Women in Hollywood: Four Ways to Tackle Sexism in Screenplays

Sandra Bullock in Gravity
Sandra Bullock in "Gravity" Warner Bros.

This article first appeared was first published on The Conversation. Read the original article.

Before cameras even begin to roll, female characters suffer sexism in how they are described on the pages of screenplays. But what can we do to improve this?

In Hollywood scripts, male characters are commonly named and described expansively, whereas female characters are often unnamed, highly sexualized, infantalized and meagerly described. Research also shows that male characters dominate time on screen, dialogue on screen, and narrative action.

How characters are described in screenplays matters, because it impacts on production practices, the nature of workplaces, the films produced, and the gender representations we see daily on our screens.

The problems of male domination on our screens and behind the scenes are systemic, institutionalized and widespread. They are not caused or even demonstrated by any individual screenplay or screenwriter, but the solutions can begin at this level.

Related: Women only got 27 percent of the lines in Hollywood's top grossing films of 2016

How to write female characters in screenplays

The good news is that although sexist descriptions of female characters are common in Hollywood scripts, some recent scripts—including those featuring strong female protagonists and written by men—describe male and female characters in similar ways. They include the screenplay for Gravity (2013) by Alfonso Cuaron and Jonas Cuaron, and the screenplay for Wild by Nick Hornby.

Still, they are exceptions. Here, then, are four simple ways screenwriters can counter gender bias in screenplays. Producers, directors and script assessors can also request to see these principles applied in the scripts they read.

1. Give female characters names

Female characters in screenplays are named less often than male characters; they are more likely to simply be given a title such as Mother, Wife, Daughter, or Little Hottie (as Peter Landesman names a character in the opening pages of Kill the Messenger, 2014).

Performers are usually paid more to play a named character, so naming characters in screenplays can also help address the gender pay gap for performers.

2. Give female names to lines of dialogue and actions

If you've got a line of dialogue, even a minor one, assign it a female name by default. Only 10 per cent of films have a gender-balanced cast, so giving minor lines of dialogue to female characters will ameliorate the balance of who speaks on screen.

Similarly, if you've got an action, assign it a female name by default, because this can mitigate the male dominance of screen time and narrative action.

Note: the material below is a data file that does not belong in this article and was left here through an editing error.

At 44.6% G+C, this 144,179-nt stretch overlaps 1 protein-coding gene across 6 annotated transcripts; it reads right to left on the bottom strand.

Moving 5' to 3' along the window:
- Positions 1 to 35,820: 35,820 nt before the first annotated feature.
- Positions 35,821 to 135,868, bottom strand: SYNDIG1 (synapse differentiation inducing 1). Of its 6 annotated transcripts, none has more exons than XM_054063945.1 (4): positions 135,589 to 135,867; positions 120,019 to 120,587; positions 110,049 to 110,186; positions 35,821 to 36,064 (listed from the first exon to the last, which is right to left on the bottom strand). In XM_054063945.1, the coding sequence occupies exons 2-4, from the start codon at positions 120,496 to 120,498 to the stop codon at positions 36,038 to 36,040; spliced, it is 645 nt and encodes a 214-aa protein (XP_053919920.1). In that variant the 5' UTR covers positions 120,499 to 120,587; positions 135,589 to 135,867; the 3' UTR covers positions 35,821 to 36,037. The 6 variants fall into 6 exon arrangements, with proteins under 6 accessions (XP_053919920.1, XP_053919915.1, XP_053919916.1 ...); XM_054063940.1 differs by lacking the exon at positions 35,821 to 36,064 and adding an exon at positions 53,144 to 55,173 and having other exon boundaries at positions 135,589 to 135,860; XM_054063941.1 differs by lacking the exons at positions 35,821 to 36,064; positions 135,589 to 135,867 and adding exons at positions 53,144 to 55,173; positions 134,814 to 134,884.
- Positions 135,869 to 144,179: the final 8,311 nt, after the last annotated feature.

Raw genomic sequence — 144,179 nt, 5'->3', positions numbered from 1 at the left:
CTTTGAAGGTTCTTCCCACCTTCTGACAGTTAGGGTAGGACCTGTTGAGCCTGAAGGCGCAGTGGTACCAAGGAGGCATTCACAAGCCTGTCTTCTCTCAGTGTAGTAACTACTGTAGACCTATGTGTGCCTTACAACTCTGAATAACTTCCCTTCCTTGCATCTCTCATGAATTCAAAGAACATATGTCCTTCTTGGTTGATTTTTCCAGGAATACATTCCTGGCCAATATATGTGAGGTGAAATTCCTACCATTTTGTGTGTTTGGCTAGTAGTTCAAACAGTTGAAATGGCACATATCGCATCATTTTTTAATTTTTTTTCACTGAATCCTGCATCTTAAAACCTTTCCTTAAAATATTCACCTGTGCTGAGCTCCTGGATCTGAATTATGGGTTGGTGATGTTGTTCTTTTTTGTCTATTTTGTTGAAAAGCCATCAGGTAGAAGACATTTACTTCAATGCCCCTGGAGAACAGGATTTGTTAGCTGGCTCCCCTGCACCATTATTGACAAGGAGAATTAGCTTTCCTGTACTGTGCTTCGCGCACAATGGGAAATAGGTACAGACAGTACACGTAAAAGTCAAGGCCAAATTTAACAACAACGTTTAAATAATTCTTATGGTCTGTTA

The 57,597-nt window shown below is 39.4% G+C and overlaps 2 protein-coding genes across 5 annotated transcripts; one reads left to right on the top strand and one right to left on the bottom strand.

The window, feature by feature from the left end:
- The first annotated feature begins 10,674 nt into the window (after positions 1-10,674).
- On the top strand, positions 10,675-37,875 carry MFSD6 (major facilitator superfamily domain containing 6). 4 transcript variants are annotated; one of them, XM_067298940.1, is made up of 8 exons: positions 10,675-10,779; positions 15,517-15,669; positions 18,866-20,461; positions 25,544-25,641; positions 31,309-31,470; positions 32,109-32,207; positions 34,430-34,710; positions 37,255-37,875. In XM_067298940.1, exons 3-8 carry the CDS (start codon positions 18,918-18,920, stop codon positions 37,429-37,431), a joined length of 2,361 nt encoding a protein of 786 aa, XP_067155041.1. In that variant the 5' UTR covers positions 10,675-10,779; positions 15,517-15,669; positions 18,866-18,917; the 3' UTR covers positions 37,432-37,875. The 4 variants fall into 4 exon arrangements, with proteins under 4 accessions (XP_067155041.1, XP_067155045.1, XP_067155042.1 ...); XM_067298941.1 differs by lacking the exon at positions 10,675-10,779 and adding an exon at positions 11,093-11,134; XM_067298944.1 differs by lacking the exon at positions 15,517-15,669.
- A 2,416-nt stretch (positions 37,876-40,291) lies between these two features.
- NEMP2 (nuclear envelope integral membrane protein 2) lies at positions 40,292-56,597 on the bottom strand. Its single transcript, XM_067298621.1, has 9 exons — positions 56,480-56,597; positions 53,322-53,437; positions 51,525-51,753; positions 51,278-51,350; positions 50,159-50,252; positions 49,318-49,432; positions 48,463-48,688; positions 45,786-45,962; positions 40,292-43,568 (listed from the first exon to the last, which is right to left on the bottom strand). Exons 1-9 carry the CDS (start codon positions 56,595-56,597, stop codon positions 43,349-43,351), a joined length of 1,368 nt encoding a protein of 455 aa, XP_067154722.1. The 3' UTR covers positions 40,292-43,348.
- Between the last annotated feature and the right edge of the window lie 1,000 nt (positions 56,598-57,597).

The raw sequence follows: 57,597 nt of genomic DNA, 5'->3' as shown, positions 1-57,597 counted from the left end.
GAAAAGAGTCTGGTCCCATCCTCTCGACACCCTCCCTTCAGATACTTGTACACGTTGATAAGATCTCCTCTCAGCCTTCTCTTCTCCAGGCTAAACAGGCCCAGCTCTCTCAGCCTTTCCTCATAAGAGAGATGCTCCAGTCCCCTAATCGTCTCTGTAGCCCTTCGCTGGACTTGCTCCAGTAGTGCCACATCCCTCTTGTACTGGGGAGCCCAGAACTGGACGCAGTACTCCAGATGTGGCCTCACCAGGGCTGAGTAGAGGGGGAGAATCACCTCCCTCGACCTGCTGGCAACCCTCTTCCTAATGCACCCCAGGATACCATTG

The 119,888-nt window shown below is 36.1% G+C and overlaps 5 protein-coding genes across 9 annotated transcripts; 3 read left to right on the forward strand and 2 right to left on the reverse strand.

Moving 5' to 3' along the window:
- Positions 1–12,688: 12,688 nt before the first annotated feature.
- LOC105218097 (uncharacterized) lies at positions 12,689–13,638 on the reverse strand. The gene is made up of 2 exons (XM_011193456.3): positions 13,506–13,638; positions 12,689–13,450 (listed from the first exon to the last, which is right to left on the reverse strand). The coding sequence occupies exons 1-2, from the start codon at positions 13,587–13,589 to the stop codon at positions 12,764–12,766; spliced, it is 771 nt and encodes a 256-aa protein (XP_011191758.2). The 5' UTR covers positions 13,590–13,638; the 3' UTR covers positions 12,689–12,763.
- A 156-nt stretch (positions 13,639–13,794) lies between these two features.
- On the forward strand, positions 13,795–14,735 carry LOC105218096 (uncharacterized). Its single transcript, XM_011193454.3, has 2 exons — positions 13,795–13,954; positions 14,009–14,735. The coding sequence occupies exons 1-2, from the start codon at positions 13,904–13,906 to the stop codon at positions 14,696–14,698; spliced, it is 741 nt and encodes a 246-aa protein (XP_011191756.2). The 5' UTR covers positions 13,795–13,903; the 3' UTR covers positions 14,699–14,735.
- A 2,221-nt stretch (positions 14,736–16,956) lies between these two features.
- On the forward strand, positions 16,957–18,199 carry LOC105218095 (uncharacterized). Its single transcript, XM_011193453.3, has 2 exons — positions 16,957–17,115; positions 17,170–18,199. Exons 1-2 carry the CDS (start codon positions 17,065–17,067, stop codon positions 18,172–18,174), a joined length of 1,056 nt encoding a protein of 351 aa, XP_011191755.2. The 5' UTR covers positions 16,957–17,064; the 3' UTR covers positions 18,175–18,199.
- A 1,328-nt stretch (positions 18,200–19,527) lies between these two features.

3. Give all characters a similar amount of description when you introduce them

Female characters are usually given less character description than male ones. Often female characters are afforded no character description at all.

For example, Nancy (played by Sienna Miller) appears on about 20 pages of the script for Foxcatcher (2014) by E. Max Frye and Dan Futterman, but she is never given any character description, unlike the male characters.

It's not hard to give a roughly equal amount of description to male and female characters.

If your approach to character description is minimalist, that's fine—just apply it evenly, as in the screenplay for Nebraska (2013) written by Bob Nelson. Nelson might give a character's rough age or describe what they wear, but the description focuses primarily on their actions—for male and female characters.

If your approach to character description is more fulsome, apply that to male and female characters alike, as in the screenplay for August Osage County (2013) written by Tracy Letts. For example, Letts introduces Mattie Fae and Charles: "MATTIE FAE AIKEN, sixty-one, Violet's baby sister, larger than life, is in the passenger seat. CHARLIE, Mattie Fae's husband, easy-going, is behind the wheel."

4. Describe a female character's personality and attitude

Female characters are more likely to be described solely in terms of their appearance; male characters are more likely to be described in terms of their personality, attitudes, motivations, and esteem.

Female characters, even young ones, are also far more likely to be sexualized on screen and sexualized in their descriptions in screenplays.

Describing the way all characters look (you're writing for visual media) and something about their personality or attitude will counter these troubling trends.

Geena Davis, Oscar-winning actress and founder of the Geena Davis Institute on Gender in Media, suggests a further guideline:

When describing a crowd scene, write in the script, 'A crowd gathers, which is half female.' That may seem weird, but I promise you, somehow or other on the set that day the crowd will turn out to be 17 percent female otherwise.

Representation matters

If screenwriters followed these simple guidelines, it would improve working conditions for performers and production staff, it would humanize the women and girls we see on screen, and it might help the way audiences think about their own gender identity and relations.

While you're improving how female characters are written in your scripts, look for opportunities to write in and write well other people who are traditionally marginalized by screen industries: people of color, indigenous people, people with disabilities, working class people, people in poverty, and lesbian, gay, bisexual, transgender, intersex and queer people.

Following these simple guidelines might even make your screenplay a better read than the competition, and help get it made.